Pastor Adan noted his frustrations that so many people in his neighborhood are employed by social services and non-profits but that they often seem to be unaccountable. For instance, according to him, there is an after school program that has plenty of money but that kids never go for more than a short period of time. The folks at the non-profit are always after him to send kids from his church but that when he sends them, the kids just get talked down to and complain to him about being straight-jacketed into boring activities.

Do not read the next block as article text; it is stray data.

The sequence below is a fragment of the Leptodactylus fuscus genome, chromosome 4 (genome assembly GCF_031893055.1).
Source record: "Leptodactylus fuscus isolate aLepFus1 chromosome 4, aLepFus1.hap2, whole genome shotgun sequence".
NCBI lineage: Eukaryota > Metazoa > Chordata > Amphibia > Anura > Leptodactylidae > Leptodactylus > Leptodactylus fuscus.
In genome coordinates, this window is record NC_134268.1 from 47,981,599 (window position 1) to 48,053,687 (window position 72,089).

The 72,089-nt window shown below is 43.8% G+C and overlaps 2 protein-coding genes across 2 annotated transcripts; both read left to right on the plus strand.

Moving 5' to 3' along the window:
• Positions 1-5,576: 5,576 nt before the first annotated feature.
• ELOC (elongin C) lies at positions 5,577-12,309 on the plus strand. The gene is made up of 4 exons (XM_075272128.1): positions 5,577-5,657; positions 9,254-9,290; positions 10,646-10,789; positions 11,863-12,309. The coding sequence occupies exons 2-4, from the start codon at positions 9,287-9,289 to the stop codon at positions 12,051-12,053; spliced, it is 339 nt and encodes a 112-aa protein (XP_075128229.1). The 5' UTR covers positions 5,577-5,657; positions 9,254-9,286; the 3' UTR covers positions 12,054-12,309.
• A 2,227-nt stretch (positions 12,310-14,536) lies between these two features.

Mr. T. noted that the light went on for him when he was listening to Professor Elijah Anderson, a prominent former Penn and now Yale sociologist, tell how men in poor neighborhoods always asked him, "why is it so easy for me to sell drugs and so hard to find a job." Mr. T also said that one-year ago, as President of the Chamber of Commerce, he would explain to folks why it was impossible to hire individuals with criminal records and now that he was a candidate for Mayor, he realized that businesses "must provide second opportunities." Michael Nutter noted that Philadelphia's tax burden and overly attentive Parking Authority, among other items, makes the city a less than attractive place for businesses. According to Michael Nutter, government is in the business of customer service and that it has to do a better job. Al Taubenberger noted that every day, at least a handful of small businesses that employee five or ten people leave Philadelphia city limits and that there is no one in city government that talks to them or tries to address their concern.